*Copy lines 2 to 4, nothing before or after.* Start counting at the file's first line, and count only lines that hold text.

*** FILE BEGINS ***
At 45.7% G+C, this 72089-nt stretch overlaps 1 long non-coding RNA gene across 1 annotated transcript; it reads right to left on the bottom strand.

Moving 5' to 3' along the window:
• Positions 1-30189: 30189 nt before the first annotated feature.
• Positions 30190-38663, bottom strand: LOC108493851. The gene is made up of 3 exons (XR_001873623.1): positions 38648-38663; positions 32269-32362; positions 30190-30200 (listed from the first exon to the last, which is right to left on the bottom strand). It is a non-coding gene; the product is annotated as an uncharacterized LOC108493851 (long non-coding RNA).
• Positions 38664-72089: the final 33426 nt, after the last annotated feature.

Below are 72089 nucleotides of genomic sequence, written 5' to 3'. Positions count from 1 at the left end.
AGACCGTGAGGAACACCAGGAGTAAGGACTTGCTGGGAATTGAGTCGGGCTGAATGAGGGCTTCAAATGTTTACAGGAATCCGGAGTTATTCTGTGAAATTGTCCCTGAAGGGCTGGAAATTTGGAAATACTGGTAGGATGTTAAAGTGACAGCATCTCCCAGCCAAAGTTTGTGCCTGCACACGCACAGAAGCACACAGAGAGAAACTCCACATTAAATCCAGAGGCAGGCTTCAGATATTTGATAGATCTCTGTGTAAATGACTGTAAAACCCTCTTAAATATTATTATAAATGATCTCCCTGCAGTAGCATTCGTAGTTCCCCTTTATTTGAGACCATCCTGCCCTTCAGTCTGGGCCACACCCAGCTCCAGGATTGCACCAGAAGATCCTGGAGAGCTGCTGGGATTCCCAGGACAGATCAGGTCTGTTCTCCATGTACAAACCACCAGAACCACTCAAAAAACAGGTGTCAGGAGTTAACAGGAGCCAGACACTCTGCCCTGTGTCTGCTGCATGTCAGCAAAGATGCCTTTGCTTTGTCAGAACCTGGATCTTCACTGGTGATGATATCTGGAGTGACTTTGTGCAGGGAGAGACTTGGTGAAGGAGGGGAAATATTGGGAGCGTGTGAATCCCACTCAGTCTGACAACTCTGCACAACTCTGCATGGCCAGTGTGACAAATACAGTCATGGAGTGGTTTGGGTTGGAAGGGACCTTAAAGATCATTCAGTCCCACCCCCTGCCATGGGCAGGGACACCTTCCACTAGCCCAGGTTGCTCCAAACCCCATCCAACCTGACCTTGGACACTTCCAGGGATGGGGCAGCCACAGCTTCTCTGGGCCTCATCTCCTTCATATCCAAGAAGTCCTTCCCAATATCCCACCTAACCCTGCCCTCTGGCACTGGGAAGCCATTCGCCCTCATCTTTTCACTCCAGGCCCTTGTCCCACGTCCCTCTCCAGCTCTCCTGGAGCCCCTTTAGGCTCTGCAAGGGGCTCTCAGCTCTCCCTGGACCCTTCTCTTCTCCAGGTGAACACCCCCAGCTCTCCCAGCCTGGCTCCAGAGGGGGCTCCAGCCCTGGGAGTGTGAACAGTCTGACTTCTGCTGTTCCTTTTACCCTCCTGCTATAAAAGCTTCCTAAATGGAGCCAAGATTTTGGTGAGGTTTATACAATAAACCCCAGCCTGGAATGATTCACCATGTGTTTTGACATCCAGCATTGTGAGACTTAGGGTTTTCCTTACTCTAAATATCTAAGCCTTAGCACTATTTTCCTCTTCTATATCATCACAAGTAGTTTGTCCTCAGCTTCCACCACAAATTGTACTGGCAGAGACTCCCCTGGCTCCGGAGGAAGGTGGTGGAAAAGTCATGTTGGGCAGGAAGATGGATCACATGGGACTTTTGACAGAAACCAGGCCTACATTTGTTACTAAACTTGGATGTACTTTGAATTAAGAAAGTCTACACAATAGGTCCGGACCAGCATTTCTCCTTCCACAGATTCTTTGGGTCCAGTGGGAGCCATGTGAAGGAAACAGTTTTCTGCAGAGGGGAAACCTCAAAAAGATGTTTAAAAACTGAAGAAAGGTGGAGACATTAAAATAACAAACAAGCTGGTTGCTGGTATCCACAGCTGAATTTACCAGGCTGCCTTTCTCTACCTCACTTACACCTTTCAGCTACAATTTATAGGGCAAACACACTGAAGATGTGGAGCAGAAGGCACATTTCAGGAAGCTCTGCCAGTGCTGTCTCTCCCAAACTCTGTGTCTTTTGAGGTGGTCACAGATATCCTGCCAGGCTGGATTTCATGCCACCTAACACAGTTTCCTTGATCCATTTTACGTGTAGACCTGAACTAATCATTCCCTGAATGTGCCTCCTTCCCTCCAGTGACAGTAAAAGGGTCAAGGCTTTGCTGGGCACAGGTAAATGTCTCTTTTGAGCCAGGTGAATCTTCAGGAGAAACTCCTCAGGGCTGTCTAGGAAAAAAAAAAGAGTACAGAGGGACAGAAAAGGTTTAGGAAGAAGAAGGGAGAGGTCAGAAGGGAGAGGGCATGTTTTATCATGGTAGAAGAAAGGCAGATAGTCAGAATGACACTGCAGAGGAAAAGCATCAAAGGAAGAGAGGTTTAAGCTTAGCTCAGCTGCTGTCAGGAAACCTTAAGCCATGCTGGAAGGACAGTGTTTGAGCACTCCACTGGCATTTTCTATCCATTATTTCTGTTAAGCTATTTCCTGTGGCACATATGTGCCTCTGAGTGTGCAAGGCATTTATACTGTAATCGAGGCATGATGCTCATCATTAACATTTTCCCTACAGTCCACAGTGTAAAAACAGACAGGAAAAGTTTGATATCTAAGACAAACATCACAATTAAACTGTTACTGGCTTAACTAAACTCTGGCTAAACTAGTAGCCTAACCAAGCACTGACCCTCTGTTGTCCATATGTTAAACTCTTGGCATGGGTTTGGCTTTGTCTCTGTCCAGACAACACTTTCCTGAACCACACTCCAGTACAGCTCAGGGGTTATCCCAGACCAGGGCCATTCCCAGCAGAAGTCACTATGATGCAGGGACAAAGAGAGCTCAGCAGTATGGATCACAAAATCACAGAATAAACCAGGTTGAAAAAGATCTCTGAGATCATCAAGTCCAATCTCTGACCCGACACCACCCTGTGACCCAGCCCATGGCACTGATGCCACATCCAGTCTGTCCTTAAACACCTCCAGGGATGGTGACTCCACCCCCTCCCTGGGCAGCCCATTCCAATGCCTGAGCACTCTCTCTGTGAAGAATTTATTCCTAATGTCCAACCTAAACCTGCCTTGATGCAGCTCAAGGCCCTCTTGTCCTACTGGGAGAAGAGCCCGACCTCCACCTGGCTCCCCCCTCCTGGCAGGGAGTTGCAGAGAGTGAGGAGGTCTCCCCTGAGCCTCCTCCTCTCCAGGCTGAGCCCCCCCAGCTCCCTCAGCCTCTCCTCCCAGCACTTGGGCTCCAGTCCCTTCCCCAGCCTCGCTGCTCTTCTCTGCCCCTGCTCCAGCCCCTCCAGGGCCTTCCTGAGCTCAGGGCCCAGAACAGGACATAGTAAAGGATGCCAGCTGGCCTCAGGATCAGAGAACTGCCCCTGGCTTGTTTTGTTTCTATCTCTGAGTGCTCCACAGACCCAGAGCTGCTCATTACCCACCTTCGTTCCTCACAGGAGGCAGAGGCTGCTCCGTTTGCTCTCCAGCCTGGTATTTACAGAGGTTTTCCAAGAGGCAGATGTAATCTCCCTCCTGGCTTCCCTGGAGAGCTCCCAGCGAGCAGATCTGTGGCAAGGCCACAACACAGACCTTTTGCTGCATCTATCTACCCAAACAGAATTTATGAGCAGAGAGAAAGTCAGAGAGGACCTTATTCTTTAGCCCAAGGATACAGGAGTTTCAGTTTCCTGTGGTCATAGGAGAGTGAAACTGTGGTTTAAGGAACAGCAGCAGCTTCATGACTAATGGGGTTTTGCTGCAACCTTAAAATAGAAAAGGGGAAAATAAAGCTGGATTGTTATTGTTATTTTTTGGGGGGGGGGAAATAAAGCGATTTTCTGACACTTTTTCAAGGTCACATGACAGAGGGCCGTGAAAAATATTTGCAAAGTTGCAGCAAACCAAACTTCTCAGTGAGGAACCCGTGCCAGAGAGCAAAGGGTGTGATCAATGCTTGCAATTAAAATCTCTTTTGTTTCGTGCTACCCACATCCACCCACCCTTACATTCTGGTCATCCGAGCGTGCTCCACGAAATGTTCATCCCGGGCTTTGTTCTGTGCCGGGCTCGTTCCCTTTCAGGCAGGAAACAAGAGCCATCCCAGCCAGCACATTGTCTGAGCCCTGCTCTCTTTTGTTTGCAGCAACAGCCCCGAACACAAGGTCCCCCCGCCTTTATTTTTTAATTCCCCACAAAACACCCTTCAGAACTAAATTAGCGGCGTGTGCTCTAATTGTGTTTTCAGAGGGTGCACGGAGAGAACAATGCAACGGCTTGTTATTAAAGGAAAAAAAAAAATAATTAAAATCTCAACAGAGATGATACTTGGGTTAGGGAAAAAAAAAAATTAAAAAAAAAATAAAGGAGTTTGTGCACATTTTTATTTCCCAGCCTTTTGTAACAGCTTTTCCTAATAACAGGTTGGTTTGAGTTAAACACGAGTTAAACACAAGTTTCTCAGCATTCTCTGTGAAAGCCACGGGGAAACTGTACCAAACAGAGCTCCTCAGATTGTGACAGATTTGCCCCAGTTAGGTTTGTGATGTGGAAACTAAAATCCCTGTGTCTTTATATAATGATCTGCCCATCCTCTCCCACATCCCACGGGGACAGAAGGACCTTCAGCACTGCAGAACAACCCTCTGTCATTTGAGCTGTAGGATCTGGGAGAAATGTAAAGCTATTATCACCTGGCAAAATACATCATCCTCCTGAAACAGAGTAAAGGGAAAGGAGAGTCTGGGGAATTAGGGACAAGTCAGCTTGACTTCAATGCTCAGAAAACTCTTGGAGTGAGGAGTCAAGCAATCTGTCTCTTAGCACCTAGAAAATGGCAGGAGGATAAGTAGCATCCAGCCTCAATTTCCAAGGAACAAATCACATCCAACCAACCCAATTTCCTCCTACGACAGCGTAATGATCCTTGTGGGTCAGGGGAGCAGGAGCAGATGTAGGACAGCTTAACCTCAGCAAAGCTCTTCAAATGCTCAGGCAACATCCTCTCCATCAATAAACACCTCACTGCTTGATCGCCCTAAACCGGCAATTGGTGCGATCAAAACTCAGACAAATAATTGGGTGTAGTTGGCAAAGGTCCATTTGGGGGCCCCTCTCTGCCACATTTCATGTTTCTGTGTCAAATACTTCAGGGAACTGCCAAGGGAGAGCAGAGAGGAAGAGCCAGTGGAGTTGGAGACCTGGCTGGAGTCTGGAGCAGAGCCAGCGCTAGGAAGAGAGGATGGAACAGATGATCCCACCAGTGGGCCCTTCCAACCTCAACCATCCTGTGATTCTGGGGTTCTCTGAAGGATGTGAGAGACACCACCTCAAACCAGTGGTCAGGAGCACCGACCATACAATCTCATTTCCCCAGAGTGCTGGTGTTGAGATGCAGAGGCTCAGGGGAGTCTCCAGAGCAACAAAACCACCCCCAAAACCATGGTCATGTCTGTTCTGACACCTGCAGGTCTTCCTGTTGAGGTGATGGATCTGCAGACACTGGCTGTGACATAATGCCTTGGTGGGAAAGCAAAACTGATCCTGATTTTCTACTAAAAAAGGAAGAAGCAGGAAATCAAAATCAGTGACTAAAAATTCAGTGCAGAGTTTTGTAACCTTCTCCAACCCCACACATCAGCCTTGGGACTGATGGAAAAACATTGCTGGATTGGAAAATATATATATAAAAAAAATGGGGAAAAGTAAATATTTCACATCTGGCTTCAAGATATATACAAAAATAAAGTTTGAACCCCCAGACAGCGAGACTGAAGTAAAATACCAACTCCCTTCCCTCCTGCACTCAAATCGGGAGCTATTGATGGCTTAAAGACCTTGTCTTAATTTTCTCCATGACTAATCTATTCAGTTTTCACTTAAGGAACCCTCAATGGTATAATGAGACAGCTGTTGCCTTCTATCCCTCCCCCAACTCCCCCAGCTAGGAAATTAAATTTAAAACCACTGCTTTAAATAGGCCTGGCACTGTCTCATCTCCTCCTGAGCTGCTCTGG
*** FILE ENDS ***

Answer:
Moving 5' to 3' along the window:
• Positions 1-30189: 30189 nt before the first annotated feature.
• Positions 30190-38663, bottom strand: LOC108493851. The gene is made up of 3 exons (XR_001873623.1): positions 38648-38663; positions 32269-32362; positions 30190-30200 (listed from the first exon to the last, which is right to left on the bottom strand). It is a non-coding gene; the product is annotated as an uncharacterized LOC108493851 (long non-coding RNA).